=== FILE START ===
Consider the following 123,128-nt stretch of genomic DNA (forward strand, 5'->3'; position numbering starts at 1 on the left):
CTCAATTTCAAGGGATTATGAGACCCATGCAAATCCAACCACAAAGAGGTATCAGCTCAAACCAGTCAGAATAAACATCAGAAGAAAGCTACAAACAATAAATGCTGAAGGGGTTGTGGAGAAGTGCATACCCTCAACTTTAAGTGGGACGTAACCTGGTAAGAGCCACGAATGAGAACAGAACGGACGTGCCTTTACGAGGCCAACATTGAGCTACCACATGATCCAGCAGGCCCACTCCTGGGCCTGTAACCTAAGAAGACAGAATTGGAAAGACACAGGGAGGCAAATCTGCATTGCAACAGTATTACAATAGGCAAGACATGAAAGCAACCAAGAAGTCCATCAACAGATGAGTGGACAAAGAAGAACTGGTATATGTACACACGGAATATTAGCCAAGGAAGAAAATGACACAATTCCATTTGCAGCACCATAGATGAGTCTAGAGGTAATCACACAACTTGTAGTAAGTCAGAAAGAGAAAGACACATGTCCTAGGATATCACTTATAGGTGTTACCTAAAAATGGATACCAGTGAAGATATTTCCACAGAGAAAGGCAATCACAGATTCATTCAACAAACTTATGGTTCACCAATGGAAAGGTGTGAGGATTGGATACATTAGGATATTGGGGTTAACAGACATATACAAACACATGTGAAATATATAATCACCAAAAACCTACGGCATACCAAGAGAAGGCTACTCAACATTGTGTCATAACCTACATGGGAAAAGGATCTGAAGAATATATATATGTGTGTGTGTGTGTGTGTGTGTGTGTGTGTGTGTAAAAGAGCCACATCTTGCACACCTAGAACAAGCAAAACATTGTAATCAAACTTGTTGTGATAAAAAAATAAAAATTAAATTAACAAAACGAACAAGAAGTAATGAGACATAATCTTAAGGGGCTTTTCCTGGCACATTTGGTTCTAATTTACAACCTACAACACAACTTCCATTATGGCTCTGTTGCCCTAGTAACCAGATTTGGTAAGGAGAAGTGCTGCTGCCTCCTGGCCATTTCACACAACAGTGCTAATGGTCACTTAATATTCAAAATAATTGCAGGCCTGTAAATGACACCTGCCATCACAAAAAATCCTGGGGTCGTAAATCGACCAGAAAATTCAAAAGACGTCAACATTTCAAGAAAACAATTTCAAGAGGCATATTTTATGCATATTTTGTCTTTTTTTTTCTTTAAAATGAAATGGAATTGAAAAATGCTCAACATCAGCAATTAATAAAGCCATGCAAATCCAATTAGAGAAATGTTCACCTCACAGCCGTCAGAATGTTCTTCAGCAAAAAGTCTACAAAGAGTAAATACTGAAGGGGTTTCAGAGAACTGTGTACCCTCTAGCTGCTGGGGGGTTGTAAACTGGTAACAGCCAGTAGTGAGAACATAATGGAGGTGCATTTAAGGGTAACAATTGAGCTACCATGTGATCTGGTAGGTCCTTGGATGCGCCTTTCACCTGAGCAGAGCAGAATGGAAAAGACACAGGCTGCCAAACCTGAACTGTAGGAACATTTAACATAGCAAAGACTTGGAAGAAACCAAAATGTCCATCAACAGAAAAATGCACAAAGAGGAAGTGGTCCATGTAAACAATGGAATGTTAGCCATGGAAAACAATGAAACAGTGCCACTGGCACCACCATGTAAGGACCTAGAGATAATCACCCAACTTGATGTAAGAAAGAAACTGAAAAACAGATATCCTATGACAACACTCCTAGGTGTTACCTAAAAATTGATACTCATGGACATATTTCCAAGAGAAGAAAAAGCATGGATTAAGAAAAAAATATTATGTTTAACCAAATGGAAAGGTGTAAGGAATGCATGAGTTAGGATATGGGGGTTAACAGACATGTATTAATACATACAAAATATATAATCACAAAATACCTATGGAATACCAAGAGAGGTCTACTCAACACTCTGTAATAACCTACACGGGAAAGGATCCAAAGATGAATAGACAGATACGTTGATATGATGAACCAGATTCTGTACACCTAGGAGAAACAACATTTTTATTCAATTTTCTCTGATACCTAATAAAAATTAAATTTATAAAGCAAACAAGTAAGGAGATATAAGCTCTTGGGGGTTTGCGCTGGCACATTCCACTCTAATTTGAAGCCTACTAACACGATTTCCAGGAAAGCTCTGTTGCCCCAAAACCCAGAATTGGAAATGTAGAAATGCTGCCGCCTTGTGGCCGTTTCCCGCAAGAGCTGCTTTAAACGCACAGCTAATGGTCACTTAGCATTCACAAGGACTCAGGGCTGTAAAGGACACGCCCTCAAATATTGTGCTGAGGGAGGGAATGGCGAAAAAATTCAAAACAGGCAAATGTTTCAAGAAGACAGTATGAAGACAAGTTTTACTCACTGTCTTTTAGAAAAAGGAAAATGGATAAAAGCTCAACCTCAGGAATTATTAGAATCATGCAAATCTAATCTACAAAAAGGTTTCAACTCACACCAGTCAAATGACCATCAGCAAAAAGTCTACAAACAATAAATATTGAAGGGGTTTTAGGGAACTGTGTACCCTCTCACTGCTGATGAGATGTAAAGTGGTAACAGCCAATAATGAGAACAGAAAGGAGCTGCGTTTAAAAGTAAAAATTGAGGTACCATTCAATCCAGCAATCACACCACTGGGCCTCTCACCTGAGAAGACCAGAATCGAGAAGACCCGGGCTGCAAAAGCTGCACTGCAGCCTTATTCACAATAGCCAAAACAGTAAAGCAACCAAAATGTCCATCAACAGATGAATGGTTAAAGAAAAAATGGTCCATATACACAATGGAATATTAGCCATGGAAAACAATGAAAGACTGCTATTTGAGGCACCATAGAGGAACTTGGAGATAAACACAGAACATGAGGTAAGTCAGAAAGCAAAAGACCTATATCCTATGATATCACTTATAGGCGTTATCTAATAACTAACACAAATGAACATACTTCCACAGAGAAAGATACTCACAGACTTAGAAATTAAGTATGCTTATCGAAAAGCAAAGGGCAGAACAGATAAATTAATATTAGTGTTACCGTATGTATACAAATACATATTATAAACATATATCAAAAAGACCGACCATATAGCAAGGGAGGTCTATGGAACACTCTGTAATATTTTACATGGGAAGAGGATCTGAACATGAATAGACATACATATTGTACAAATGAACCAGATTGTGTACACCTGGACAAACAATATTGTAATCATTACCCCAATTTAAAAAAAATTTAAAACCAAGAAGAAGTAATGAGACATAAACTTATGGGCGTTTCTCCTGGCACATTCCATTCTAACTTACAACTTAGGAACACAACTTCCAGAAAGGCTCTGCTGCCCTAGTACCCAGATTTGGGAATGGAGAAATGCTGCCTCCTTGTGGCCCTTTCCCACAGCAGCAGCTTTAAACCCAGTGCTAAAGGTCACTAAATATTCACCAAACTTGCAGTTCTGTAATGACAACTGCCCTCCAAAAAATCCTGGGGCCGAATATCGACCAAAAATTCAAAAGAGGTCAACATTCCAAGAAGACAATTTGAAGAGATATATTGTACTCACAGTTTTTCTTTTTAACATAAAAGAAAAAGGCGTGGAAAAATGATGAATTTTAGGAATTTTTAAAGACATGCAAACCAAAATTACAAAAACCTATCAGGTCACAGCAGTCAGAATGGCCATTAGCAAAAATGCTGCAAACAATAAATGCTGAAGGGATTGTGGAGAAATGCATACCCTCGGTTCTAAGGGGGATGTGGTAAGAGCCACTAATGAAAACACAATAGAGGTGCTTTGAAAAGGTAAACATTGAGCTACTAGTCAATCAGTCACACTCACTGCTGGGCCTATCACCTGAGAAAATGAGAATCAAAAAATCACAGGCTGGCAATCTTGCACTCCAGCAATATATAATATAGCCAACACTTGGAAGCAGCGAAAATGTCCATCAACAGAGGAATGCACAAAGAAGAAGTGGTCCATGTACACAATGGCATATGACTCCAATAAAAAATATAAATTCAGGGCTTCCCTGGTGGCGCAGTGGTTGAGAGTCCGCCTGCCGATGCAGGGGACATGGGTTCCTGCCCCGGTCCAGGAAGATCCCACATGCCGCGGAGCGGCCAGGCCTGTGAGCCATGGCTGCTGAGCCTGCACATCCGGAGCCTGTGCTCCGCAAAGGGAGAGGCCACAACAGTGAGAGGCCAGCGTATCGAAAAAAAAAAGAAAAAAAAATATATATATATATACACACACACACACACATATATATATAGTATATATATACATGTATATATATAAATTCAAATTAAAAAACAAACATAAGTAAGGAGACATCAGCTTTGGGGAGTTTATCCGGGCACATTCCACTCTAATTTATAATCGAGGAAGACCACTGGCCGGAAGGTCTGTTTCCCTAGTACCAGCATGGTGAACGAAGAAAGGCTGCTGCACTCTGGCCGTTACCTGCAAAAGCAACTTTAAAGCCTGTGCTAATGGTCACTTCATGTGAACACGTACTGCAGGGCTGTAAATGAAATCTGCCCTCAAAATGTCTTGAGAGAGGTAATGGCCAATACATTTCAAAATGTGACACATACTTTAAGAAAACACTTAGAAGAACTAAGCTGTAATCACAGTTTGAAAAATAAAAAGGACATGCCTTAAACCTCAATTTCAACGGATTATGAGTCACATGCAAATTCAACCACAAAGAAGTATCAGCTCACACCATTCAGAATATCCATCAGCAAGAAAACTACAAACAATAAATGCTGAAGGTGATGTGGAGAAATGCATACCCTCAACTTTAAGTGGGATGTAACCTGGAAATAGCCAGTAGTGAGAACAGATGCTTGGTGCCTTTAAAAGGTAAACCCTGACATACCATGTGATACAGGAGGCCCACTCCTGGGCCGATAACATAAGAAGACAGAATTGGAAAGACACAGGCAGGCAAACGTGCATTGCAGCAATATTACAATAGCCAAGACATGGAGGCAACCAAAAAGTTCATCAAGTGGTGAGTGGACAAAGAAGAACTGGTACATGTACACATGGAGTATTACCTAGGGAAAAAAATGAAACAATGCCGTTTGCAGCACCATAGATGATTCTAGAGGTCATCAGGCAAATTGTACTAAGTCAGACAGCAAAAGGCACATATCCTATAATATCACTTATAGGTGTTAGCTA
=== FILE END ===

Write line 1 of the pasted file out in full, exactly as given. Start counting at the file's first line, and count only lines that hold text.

Consider the following 123,128-nt stretch of genomic DNA (forward strand, 5'->3'; position numbering starts at 1 on the left):